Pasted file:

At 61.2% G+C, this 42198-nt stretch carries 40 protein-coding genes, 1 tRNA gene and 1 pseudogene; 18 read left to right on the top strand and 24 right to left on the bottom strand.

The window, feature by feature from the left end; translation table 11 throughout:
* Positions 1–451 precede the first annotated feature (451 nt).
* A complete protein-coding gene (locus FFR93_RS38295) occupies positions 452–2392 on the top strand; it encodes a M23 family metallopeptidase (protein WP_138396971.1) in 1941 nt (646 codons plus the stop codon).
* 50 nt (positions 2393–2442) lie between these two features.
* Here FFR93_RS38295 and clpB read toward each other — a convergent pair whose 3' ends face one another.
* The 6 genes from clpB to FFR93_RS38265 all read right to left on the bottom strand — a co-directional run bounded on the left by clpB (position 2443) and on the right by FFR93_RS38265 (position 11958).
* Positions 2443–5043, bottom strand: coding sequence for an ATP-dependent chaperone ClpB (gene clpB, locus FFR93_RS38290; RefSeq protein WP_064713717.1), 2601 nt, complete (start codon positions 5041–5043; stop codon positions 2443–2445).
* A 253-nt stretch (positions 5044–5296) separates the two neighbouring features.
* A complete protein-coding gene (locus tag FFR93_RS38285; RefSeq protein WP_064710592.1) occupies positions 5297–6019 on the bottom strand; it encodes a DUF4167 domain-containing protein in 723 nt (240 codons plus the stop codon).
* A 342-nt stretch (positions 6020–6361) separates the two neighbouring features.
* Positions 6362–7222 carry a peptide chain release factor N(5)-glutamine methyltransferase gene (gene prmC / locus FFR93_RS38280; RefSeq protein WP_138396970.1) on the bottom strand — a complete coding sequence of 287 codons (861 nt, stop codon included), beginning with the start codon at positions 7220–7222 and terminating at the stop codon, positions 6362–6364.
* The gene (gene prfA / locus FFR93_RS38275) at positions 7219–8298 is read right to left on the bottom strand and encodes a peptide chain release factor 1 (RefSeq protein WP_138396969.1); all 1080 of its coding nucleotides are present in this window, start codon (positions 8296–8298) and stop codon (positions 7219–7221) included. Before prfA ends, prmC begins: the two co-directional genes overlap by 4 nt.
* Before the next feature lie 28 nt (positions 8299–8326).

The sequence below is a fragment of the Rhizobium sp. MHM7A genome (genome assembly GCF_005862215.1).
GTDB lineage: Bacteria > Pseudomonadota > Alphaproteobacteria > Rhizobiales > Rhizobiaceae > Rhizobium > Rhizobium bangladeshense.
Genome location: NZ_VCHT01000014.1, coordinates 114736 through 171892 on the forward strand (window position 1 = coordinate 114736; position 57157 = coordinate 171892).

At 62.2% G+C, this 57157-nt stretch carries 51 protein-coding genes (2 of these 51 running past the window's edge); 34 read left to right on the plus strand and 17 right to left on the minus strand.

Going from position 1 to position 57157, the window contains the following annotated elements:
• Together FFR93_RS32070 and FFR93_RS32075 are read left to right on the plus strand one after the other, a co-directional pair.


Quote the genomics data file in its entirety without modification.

At 61.2% G+C, this 42198-nt stretch carries 40 protein-coding genes, 1 tRNA gene and 1 pseudogene; 18 read left to right on the top strand and 24 right to left on the bottom strand.

The window, feature by feature from the left end; translation table 11 throughout:
* Positions 1–451 precede the first annotated feature (451 nt).
* A complete protein-coding gene (locus FFR93_RS38295) occupies positions 452–2392 on the top strand; it encodes a M23 family metallopeptidase (protein WP_138396971.1) in 1941 nt (646 codons plus the stop codon).
* 50 nt (positions 2393–2442) lie between these two features.
* Here FFR93_RS38295 and clpB read toward each other — a convergent pair whose 3' ends face one another.
* The 6 genes from clpB to FFR93_RS38265 all read right to left on the bottom strand — a co-directional run bounded on the left by clpB (position 2443) and on the right by FFR93_RS38265 (position 11958).
* Positions 2443–5043, bottom strand: coding sequence for an ATP-dependent chaperone ClpB (gene clpB, locus FFR93_RS38290; RefSeq protein WP_064713717.1), 2601 nt, complete (start codon positions 5041–5043; stop codon positions 2443–2445).
* A 253-nt stretch (positions 5044–5296) separates the two neighbouring features.
* A complete protein-coding gene (locus tag FFR93_RS38285; RefSeq protein WP_064710592.1) occupies positions 5297–6019 on the bottom strand; it encodes a DUF4167 domain-containing protein in 723 nt (240 codons plus the stop codon).
* A 342-nt stretch (positions 6020–6361) separates the two neighbouring features.
* Positions 6362–7222 carry a peptide chain release factor N(5)-glutamine methyltransferase gene (gene prmC / locus FFR93_RS38280; RefSeq protein WP_138396970.1) on the bottom strand — a complete coding sequence of 287 codons (861 nt, stop codon included), beginning with the start codon at positions 7220–7222 and terminating at the stop codon, positions 6362–6364.
* The gene (gene prfA / locus FFR93_RS38275) at positions 7219–8298 is read right to left on the bottom strand and encodes a peptide chain release factor 1 (RefSeq protein WP_138396969.1); all 1080 of its coding nucleotides are present in this window, start codon (positions 8296–8298) and stop codon (positions 7219–7221) included. Before prfA ends, prmC begins: the two co-directional genes overlap by 4 nt.
* Before the next feature lie 28 nt (positions 8299–8326).

The sequence below is a fragment of the Rhizobium sp. MHM7A genome (genome assembly GCF_005862215.1).
GTDB lineage: Bacteria > Pseudomonadota > Alphaproteobacteria > Rhizobiales > Rhizobiaceae > Rhizobium > Rhizobium bangladeshense.
Genome location: NZ_VCHT01000014.1, coordinates 114736 through 171892 on the forward strand (window position 1 = coordinate 114736; position 57157 = coordinate 171892).

At 62.2% G+C, this 57157-nt stretch carries 51 protein-coding genes (2 of these 51 running past the window's edge); 34 read left to right on the plus strand and 17 right to left on the minus strand.

Going from position 1 to position 57157, the window contains the following annotated elements:
• Together FFR93_RS32070 and FFR93_RS32075 are read left to right on the plus strand one after the other, a co-directional pair.